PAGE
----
I hope that this letter finds you happy and well fed. Those who know me for any length of time learn fast how big a part food plays in my life. I am happiest at the family dinner table, laughing and stuffing my face. Among the many things that are difficult for me over here, missing that daily communion with my family, sharing a meal and discussing the days events, ranks way up there.
Our band tries to keep some society centered around dinnertime. There is a certain rhythm to our lives. We surgeons all report to the hospital in the morning. There are usually some maintenance operations to do on our existing patients. These are short trips back to the operating room for the injured men, women, and children that remain in our care. In this war, many of the wounds are caused by fragments scattered at high velocity from improvised bombs. These fragments create multiple dirty wounds with dead tissue along their edges. The first time we meet a patient, we try to stop the bleeding and save their lives. If we are successful, these patients often need more operations to gradually clean out all the foreign material contaminating their wounds and eventually get their skin back to gether.
This morning I reported to work and took care of two individuals who needed exactly this type of operation. One with clean healthy gunshot wound was ready to have his skin closed and should be able to return to his home shortly. The other, a middle-aged woman, still had some dead and contaminated muscle in her wound. I cleaned what I could and got her back to the intensive care unit safely. She will be back in the operating room in a few days for more work, but she is a far cry better than the day she came to us, her life threatened by bleeding in her chest.
We take turns as the surgeon on duty, and this surgeon must remain in the hospital for 24 hours, ready to handle emergencies. The rest of us, even though we are available if a surge of wounded arrives, must find some way to occupy ourselves. After I completed my duties, I went to work out and then stopped by the Post Exchange for a shelf check. They had the same stuff I had seen two days ago. I moved on to the pool without buying anything.
The rhythm of the day brings us together again at 18:30. We convene at the surgeons' desk in the hospital, pick up our weapons, and head to dinner together. This evening ritual is one of the most comforting and enjoyable parts of my day. I'm sad to be far from my family, but to share a meal with my surrogate family briefly dulls the pain of the great distance from M. and the boys.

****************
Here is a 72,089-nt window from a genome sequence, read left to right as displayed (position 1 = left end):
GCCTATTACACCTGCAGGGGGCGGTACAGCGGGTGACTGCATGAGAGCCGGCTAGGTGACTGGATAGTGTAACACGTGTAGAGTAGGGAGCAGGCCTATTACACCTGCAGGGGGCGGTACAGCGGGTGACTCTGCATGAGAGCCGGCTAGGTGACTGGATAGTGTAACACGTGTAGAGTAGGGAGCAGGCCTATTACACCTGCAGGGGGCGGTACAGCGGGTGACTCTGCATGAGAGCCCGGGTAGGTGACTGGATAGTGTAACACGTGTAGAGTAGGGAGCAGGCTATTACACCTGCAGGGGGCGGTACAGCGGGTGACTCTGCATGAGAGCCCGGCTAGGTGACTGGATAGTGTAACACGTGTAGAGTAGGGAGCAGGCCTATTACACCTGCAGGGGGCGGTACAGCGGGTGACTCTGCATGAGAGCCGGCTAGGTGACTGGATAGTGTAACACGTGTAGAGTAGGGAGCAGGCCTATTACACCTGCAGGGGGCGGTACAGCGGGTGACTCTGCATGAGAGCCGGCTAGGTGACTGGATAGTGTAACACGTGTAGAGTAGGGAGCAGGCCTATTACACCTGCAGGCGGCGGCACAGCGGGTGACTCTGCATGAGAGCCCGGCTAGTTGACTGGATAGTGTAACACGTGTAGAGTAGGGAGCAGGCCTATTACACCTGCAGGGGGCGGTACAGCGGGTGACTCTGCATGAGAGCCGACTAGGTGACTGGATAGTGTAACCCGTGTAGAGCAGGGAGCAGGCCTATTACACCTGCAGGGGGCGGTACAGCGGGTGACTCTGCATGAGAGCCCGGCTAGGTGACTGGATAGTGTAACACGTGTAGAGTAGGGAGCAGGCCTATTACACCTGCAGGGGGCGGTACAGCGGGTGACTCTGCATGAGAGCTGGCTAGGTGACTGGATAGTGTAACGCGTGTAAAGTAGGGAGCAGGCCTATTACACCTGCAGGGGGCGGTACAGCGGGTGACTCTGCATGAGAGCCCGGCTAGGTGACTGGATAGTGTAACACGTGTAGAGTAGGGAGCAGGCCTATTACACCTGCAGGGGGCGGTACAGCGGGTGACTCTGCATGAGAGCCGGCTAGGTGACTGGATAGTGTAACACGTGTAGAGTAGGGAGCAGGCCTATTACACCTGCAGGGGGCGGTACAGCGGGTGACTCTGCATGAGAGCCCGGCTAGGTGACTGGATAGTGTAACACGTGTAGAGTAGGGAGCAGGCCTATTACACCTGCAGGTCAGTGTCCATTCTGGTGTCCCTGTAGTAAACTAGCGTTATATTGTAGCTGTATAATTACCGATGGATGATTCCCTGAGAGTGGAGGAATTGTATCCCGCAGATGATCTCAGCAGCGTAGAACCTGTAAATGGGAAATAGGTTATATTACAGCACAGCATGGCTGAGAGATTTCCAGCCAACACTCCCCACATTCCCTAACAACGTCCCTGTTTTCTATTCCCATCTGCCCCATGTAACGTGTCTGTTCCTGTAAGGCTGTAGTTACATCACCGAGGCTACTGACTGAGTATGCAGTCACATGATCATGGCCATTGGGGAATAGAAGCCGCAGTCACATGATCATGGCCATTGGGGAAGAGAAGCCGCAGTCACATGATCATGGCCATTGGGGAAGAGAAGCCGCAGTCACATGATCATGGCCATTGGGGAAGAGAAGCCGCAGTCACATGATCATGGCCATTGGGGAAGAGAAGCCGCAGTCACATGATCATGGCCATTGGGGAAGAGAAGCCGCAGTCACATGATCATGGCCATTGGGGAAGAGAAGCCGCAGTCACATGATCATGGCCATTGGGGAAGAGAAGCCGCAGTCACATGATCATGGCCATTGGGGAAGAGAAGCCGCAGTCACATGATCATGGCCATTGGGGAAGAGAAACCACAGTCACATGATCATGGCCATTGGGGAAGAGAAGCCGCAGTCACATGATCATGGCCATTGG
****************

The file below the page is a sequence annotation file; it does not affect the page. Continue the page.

We load into the "Czar Car", a pick-up designated for use by the trauma czar. Since we are finishing the crossover training period with two teams present, we fill that pick-up soundly. It brings many a stare to cross the byways of LSA Anaconda with a pick-up bed full of majors and colonels!
Tonight we went to our usual eatery, DFAC (dining facility) 3, also known as the Camelot. In the cafeteria, dining is, of course, family style, on long tables. We stake out a sizable chunk of real estate, with our many surgeons, but we always neighbor other airmen and soldiers. It is always a pleasure to meet troops, learn from what state they hail, and to hear about the many varied jobs in the military.
We don't always go to DFAC3. A few days ago, we made the evening special by visiting Balad's very own Turkish Cafe. The restaurant is in the Army recreation complex, bordered by the Army gymnasium, outdoor pool, and Sustainer Theater. You have to pass a checkpoint manned by Ugandan Army guards who check both sides of your ID and verify that you don't have a clip in your weapon. A short walk down a gravel path lined by 12-foot blast barriers brings you to a nondescript sand-colored building. It is marked only by a small vinyl sign with red block letters reading "Balad Sami's Turkish Restaurant".
Once you pass the doors, you are transported to an exotic world of simmering spices. The walls are adorned with tooled brass platters and Turkish-themed murals. Actually, there is a cement floor and plywood walls, but just the feel of walking into a neighborhood restaurant makes the locale special. At the counter, you order from the swarthy smiling proprieter. The Turkish pizza with spicy ground meat, thick with cheese is tasty. I opted for the Chicken Tava, a dish served in an earthen casserole where diced chicken simmered in a salty tomato broth and was cloaked in a tasty raclette.
(e.g.: http://www.cdkitchen.com/recipes/recs/284/Chicken_Tava42952.shtml , but definitely add the cheese on top!) This was well accompanied by a minty green smoothy with mystery fruit ingredients. I think the touch that made the meal special was that after ordering, we sat to whet our appetites with conversation until the counterman's younger assistant came to us, one by one, calling out our numbers and delivered our food. This simple act of bringing food to the table briefly took me away from the suffering that continued in the hospital. The dinner was a special occasion because it was a slow goodbye for some of the surgeons who had completed their tour and were fixing to fly.
Thus fed, we returned to the hospital. Some surgeons went to the roof to continue the dinnertime discussion under stars that winked to let helicopters pass by. Others joined the surgeon on duty, delivering him his doggy bag of Turkish pizza and pitching in to help care for the arriving helicopter's payload of injured men.
It isn't home, it isn't my family, but I have broken bread with these dear friends and I will carry that with me always. I guess we are a family of sorts.
Eat well, eat with the ones you love.